We give you thanks Lord, for our houses and apartments, and for those who design, build, and service them.

We give you thanks Lord, for the sights and sounds of country and town, and the ability that we have to enjoy them.

We give you thanks Lord, for the pleasures of entertainment and the arts.

We give you thanks Lord, for the companionship and love of family and friends.

We give you thanks Lord, for your Church, her witness and ministry.

We give you thanks Lord, for the creating, redeeming, wonder that is you, Father, Son, and Holy Spirit.

As we give you thanks, we also set before You the needs of others, and so we pray for the hungry and the homeless, the sick and the abandoned, the poor and the destitute, the exploited and the dispossessed, the wounded and the broken.

We pray for those struggling for justice and those who work for peace.

We pray for government and non-government agencies as they seek to alleviate human need both here and abroad.

We pray too for those of special personal concern to us during this Thanksgiving season.

We ask these things through Jesus Christ our Lord.  Amen

 

 

October 3, 2021.

Message for October 3, 2021

Matthew 20:1-16

It is one of my less happy memories of childhood.  I am almost five years older than my sister and so I was allowed to do many things long before she was such as go to movies and stay overnight with friends.  Now I am sure that this only seems natural to us, but my sister thought that this was so unfair!  Why should I get to do these things when she couldn’t or, to turn it around, why couldn’t she do the things that I could?  I can still see her, sometimes crying and sometimes yelling, her voice quivering with rage, “It’s not fair!”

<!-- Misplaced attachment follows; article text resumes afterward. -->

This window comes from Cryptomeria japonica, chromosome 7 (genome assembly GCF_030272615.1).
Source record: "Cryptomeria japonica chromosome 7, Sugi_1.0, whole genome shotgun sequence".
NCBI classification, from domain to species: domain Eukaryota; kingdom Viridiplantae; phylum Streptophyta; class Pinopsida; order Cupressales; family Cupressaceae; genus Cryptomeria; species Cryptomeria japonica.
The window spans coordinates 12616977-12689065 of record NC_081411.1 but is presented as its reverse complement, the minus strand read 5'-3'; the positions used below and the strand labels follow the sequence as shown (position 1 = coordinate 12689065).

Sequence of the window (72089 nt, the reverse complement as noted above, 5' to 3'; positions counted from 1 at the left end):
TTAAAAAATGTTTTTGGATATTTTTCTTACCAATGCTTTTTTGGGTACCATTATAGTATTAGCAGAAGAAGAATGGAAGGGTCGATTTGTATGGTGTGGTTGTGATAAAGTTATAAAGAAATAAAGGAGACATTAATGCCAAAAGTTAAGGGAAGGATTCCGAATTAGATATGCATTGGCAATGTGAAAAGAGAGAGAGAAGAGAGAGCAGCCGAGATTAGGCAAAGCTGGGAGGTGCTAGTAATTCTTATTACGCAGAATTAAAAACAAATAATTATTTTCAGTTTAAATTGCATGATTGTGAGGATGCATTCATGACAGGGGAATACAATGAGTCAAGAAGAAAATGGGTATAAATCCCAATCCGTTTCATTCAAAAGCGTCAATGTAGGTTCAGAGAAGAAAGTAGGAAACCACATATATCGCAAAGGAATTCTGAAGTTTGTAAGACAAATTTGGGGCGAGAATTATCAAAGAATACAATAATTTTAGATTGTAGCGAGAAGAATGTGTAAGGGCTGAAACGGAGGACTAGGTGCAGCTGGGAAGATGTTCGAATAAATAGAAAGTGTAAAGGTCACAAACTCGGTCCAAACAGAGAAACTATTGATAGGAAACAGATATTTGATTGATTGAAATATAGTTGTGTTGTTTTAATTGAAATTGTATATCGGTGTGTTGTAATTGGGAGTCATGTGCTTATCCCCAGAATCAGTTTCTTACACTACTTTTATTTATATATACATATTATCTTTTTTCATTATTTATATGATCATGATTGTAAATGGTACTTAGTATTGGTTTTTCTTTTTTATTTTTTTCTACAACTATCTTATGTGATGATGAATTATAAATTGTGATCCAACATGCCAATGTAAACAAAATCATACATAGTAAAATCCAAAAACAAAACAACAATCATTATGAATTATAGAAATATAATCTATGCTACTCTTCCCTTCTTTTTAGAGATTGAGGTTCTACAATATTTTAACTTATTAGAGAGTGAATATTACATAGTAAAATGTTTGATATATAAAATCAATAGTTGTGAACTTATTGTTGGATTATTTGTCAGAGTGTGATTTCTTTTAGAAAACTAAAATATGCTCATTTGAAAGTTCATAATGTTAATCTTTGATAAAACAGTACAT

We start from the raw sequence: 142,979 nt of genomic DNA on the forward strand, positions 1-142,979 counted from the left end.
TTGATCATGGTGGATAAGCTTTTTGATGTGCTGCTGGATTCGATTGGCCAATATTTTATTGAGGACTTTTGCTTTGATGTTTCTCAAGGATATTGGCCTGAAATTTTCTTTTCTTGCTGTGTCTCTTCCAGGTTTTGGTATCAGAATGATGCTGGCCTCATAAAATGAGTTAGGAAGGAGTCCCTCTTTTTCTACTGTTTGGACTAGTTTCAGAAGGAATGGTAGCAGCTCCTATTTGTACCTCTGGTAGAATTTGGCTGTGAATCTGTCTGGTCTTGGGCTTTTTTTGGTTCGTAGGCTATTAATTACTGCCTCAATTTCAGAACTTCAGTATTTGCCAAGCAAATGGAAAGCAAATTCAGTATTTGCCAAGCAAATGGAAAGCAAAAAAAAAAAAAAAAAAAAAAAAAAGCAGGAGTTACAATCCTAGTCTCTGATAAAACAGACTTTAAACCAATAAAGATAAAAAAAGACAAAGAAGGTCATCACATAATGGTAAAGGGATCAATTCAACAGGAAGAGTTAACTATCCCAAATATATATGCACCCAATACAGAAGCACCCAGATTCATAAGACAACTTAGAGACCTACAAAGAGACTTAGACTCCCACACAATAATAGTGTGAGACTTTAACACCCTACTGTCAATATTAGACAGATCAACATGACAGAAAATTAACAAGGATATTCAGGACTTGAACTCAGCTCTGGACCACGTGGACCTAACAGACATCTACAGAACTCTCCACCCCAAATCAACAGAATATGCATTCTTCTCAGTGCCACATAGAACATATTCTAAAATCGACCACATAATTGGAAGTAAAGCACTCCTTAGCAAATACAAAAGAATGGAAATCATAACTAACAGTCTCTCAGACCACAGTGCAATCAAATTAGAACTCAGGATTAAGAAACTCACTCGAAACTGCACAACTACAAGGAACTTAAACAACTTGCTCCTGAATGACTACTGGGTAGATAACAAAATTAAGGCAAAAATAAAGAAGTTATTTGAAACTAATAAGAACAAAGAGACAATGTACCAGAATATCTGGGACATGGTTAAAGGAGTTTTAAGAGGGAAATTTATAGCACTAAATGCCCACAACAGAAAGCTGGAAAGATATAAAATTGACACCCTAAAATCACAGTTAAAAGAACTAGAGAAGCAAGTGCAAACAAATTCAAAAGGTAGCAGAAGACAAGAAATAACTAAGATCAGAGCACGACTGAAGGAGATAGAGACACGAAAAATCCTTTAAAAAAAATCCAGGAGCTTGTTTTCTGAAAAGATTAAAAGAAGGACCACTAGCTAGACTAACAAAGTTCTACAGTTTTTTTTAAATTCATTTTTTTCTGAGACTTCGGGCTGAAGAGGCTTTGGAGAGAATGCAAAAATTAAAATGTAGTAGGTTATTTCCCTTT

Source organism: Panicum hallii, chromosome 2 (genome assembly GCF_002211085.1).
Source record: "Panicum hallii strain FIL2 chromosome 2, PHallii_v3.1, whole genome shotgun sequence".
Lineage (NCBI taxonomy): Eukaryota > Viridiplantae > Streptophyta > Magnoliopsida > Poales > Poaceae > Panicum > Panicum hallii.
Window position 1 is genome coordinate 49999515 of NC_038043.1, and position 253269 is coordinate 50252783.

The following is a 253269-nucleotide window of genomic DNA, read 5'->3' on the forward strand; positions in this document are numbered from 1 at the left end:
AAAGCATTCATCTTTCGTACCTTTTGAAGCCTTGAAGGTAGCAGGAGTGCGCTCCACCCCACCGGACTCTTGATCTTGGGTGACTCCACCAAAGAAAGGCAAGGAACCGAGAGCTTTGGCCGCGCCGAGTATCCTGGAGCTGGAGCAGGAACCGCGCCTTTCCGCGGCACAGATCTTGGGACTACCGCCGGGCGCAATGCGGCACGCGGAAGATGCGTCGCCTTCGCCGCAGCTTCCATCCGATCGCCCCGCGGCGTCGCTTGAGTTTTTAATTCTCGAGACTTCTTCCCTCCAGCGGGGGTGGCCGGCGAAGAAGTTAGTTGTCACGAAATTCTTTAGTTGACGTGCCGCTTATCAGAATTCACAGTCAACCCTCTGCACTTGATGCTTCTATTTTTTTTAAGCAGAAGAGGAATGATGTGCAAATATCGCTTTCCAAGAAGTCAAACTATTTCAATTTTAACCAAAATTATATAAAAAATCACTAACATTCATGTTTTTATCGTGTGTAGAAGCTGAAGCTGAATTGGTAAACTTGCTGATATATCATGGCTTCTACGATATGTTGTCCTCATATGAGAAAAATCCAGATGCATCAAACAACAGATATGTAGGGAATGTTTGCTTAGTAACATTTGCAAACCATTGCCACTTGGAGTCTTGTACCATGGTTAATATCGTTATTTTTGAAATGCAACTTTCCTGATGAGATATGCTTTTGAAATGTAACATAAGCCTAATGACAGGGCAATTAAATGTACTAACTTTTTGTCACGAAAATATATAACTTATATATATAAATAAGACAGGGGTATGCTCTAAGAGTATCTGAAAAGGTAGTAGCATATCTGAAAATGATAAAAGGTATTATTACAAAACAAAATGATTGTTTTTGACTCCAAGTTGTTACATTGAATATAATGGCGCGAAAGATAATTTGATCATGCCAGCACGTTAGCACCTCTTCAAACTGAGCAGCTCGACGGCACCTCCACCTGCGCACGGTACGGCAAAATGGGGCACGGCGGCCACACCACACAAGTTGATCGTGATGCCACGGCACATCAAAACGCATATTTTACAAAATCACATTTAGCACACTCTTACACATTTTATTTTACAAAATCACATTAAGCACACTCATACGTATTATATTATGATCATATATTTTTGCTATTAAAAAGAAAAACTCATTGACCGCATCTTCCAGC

It’s not fair.  Many of us expect that life should be fair but, as we all well know, sometimes it isn’t, and this can be very hard for us to accept.  This in fact may be why many people really don’t like today’s scripture passage.

It was the end of September, and the grapes had to be harvested before they were damaged by the driving rains of autumn.  One of the great landowners decided that he needed extra help and so early one morning at about six o’clock, he went down to the village square where the day labourers had gathered hoping to be hired.  He offered some of them a job:  if they would spend the day picking his grapes then he would pay them one denarius.  The men quickly agreed and off they went.  Three hours later the landowner realized that he needed more help and so he went back to the square and hired some more men.  This time though he didn’t promise to pay a certain amount of money, instead he simply promised them a fair wage.  These men agreed and went off to work.  At noon he did the same thing again.  Then, at five o’clock as the workday approached its end, he returned to the square where he saw some men still standing around.  He asked them why they had been standing around all day and they told him that no one had hired them.  He decided to do so and off they went to work.

An hour later at the end of the workday it was time to pay the men.  The landowner ordered that those who had been hired last were to be paid first and that they were to be paid a denarius.  What this meant of course was that even though they had only worked one hour, they still got an entire day’s pay!  Naturally the rest of the men rubbed their hands in anticipation reasoning that if those who had worked only one hour got a whole day’s pay, then how much more would they get?  To their complete utter shock though, they too were paid one denarius each.  Predictably they started to complain.  Why should those who had worked only one hour get paid as much as them?  Or to put it another way, why should those who had worked up to twelve hours only be paid as much as those who worked for one hour?  It wasn’t fair but that’s not how the landowner saw it.  He had promised those hired first a denarius and he had upheld his side of the bargain.  “Take your pay and go” he said and so they did, no doubt some of them bitterly complaining about the unfairness of it all.

This is one of the more controversial stories that Jesus ever told.  It is controversial and perhaps even disturbing because it challenges one of the principles that most of us hold dear in life, namely that life should be fair.  And yet here we are being told that life isn’t always fair.  Indeed, since the landowner in this parable obviously represents God, this story even implies that God himself might not always be fair.  So what then is Jesus telling us?